This really isn’t about passwords.

It’s about protecting your users. Doing whatever it takes to protect and care for your users. Even when they find you irritating, annoying and difficult. Because contrary to popular belief, they don’t know any better.

What does that look like? Microsoft. Remember how they pushed Windows 10 on us in 2016? Users were greeted with an update that looked like this:

Microsoft is getting a little pushy now.

Okay not really, but close enough.

They strongly encouraged the world to upgrade to Windows 10. Then they forced us to upgrade. Then they blocked updates to Windows 7 and 8. I don’t think the forced upgrade was purely out of the goodness of their heart, but there was one thing it helped us avoid, at least temporarily: Ransomware.

Ransomware swept through the UK’s National Health Service, shutting down services and hospitals and clinics throughout the UK. The cause of the attack? Windows XP.

90 percent of the NHS runs on Windows XP. The NHS may have a valid reason for holding on to XP but their attackers obviously don’t care. It’s just another example of users valuing convenience, the UX, over security.

Your users are the same.

They value the UX—their convenience—over safety. Which is exactly when you ignore good UX design in favor of safety.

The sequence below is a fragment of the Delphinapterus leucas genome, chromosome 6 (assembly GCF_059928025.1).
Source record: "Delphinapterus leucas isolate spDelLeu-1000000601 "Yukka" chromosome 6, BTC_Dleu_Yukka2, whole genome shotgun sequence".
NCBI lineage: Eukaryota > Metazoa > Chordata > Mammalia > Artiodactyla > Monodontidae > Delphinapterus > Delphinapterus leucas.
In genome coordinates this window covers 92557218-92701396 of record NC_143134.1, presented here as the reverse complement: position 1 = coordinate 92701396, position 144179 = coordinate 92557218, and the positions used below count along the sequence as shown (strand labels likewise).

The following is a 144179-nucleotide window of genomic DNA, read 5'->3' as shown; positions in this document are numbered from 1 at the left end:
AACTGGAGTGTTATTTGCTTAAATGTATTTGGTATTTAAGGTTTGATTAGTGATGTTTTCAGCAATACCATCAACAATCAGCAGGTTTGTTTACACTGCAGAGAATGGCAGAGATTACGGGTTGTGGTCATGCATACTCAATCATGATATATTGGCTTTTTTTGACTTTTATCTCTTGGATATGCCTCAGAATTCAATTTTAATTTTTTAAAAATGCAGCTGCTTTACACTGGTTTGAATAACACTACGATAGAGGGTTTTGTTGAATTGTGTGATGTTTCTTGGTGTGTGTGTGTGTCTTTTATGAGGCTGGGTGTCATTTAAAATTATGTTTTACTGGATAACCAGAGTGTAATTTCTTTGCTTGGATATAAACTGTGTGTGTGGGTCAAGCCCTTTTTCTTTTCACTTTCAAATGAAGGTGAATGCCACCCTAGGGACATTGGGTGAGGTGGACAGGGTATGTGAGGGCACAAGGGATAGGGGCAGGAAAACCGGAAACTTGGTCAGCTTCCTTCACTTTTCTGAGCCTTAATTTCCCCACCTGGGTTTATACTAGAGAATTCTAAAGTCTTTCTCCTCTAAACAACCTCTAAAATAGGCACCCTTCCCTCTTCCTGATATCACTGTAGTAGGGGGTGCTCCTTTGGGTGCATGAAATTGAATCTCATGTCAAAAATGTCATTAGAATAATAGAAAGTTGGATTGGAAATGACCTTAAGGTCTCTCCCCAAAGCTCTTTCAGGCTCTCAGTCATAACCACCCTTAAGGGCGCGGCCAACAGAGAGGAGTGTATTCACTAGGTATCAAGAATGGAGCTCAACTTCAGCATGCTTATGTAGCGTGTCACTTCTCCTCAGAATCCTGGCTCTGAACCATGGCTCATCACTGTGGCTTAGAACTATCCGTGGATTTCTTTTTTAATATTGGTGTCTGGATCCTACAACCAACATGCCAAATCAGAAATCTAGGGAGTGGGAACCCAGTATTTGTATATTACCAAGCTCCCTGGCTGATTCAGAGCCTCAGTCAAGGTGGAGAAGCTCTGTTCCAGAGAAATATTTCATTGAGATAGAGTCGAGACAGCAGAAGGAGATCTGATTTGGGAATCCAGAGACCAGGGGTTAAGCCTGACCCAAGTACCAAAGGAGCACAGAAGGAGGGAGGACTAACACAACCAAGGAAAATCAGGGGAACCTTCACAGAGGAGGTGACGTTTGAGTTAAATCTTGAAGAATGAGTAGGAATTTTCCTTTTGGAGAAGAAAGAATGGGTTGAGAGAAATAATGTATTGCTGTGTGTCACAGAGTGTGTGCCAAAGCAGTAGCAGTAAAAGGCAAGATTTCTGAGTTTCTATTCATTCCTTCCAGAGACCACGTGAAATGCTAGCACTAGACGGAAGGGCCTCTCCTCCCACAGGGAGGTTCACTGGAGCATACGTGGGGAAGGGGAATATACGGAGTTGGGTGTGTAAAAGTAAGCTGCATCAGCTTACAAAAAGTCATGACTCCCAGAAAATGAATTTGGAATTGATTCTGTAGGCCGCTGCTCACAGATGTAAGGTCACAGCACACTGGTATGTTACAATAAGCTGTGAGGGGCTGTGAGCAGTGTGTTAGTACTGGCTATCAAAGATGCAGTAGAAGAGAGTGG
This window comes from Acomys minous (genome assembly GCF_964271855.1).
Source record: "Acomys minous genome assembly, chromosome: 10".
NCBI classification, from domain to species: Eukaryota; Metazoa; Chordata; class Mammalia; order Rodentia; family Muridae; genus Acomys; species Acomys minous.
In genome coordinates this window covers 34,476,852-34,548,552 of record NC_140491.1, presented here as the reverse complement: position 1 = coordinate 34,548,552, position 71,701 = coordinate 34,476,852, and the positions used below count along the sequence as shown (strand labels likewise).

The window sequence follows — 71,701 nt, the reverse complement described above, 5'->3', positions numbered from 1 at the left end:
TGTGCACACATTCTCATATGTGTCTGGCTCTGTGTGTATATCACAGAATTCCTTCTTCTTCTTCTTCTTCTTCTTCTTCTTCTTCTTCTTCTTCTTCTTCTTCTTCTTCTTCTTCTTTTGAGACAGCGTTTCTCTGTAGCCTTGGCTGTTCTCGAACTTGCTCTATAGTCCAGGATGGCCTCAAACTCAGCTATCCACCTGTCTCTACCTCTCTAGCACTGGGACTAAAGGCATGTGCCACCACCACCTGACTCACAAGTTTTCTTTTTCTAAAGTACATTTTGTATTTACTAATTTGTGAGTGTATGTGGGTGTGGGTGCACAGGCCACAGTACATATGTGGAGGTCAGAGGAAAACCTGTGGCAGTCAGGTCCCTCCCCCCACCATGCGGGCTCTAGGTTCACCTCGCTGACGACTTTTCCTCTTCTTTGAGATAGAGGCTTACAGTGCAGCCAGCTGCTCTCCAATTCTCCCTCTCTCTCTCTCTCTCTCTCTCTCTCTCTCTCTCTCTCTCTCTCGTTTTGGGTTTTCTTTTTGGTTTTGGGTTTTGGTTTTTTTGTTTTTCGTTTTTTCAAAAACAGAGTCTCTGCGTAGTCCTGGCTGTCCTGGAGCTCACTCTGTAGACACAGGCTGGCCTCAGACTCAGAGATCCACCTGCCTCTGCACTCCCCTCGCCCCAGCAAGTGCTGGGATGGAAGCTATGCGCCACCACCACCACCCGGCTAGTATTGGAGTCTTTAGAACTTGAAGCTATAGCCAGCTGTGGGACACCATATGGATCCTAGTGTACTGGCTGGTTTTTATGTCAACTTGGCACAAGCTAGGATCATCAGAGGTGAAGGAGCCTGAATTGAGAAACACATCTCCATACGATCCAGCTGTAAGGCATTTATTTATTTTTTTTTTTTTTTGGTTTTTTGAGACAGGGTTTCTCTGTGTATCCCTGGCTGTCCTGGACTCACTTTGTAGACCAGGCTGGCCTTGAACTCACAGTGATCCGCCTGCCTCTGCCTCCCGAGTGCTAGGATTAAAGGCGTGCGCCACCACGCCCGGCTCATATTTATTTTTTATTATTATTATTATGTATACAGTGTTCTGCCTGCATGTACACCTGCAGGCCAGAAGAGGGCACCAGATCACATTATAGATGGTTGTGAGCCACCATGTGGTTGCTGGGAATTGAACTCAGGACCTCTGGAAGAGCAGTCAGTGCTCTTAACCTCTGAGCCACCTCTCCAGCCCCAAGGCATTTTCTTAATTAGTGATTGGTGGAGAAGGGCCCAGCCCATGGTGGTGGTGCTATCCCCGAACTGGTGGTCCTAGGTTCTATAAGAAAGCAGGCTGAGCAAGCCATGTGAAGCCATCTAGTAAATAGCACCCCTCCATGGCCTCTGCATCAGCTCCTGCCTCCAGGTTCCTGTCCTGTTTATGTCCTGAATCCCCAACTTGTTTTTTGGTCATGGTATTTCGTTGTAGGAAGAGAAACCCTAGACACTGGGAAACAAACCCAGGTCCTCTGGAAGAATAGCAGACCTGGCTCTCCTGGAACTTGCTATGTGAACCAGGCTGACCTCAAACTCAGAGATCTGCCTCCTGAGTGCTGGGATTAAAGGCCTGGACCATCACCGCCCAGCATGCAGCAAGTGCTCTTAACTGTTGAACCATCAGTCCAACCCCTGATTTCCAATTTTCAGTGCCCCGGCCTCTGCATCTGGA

Users trust you to be the adult in the relationship

Why? Users trust you to provide them with the care, guidance and protection they take for granted. Users trust you to be the adult in the relationship.

Does this mean you abandon UX completely?

Absolutely not.

I’m saying you ignore, not abandon good UX. So what does that mean? If UX is the volume dial on your radio, you turn UX down when the situation calls for it. You don’t turn UX off, you simply turn your dial from 7 to 2.

So when do you ignore UX?

  • When you need to disqualify users: Bad UX can be used to flush out motivated users, scare off terrible users and focus your attention on the details that matter.
  • When your user and usage data disagree: Customers may tell you they hate your new features. But what does their behavior say? Usage data tells the real story.
  • When you need to protect your users: Your users need protection from themselves, from outsiders. While they expect you to be the adult in the relationship they won’t always be happy with you.

Ignore, not abandon. See the difference?

Good UX Design Can Be Terrible

As designers, we’re told that good UX is a must-have. Want your website or application to be successful? Make the UX your focus.

Good UX design at the wrong time turns into bad UX design. The vast majority of the time, good UX is a must-have. Handled well, your users will reward you with more time, money and access. There’s a time and place for everything.

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RIP MS Paint, You Will Be Missed